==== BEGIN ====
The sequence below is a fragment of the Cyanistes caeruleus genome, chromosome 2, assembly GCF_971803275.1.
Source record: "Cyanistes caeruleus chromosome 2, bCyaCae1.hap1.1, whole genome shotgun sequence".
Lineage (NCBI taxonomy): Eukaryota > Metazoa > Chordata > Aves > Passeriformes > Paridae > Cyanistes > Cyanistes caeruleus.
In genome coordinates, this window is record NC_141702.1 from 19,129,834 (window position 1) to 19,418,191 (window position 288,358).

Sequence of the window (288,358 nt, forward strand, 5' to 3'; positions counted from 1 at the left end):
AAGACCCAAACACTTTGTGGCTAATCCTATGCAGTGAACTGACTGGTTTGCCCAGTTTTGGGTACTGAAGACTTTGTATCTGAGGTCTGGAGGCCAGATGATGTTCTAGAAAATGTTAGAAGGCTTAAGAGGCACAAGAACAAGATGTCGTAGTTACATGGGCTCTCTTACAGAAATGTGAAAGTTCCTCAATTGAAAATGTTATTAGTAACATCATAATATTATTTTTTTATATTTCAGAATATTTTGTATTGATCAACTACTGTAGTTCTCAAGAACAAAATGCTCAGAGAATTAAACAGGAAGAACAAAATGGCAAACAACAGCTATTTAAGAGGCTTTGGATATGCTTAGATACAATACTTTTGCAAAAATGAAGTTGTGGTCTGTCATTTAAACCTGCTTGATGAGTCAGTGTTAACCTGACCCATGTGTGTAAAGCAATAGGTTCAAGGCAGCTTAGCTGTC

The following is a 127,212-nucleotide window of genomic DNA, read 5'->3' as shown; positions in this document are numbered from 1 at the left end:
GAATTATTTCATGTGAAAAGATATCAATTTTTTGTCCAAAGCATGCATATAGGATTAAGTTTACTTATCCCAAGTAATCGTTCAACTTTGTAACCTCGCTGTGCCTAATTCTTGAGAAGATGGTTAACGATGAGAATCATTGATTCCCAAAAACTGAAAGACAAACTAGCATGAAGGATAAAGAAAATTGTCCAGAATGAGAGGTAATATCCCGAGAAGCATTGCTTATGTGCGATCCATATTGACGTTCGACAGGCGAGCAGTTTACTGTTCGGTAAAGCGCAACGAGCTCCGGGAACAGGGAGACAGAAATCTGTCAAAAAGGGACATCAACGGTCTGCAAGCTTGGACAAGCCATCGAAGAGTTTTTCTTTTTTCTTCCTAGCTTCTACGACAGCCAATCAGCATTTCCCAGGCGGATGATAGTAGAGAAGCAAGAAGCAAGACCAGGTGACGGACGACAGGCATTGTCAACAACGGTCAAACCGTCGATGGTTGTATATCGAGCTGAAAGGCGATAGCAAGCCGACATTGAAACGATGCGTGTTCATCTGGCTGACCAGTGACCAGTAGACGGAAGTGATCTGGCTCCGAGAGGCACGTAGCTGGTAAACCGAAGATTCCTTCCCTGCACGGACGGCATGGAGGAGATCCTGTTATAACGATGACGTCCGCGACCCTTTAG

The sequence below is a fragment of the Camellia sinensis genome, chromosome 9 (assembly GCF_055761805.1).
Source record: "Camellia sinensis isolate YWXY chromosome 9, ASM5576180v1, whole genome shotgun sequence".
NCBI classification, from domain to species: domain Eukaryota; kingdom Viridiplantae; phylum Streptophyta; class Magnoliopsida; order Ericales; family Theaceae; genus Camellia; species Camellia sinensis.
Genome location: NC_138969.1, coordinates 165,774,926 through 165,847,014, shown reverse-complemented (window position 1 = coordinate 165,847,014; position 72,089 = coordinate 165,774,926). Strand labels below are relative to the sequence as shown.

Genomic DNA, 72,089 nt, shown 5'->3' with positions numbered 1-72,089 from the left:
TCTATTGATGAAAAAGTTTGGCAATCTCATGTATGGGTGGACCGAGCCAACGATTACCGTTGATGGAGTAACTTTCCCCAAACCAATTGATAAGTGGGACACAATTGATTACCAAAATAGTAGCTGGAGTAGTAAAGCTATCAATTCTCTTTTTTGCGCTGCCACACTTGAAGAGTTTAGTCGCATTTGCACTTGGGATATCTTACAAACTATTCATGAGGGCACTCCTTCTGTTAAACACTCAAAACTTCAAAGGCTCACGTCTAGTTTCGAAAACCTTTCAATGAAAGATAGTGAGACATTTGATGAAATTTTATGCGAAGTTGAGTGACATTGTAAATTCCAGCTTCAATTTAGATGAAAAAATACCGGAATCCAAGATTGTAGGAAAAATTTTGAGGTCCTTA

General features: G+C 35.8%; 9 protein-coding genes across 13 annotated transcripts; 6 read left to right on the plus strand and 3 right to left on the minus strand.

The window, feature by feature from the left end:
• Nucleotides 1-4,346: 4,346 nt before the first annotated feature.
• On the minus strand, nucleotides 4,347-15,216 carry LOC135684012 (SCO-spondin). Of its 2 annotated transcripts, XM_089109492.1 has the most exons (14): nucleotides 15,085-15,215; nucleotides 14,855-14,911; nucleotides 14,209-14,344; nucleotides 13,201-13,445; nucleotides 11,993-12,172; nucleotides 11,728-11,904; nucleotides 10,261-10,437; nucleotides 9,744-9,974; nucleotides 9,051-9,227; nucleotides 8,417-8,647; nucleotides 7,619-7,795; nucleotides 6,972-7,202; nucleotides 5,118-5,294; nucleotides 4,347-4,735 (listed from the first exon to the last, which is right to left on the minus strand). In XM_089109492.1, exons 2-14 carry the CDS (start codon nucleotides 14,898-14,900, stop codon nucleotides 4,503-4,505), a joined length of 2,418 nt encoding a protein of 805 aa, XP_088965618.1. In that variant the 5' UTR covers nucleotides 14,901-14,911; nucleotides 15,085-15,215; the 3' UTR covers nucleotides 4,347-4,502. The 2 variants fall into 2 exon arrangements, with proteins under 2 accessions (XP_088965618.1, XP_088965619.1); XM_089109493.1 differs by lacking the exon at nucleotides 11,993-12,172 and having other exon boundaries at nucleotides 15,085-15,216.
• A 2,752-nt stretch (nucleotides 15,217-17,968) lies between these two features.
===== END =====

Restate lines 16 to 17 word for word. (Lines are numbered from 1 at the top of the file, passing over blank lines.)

The window, feature by feature from the left end:
• Nucleotides 1-4,346: 4,346 nt before the first annotated feature.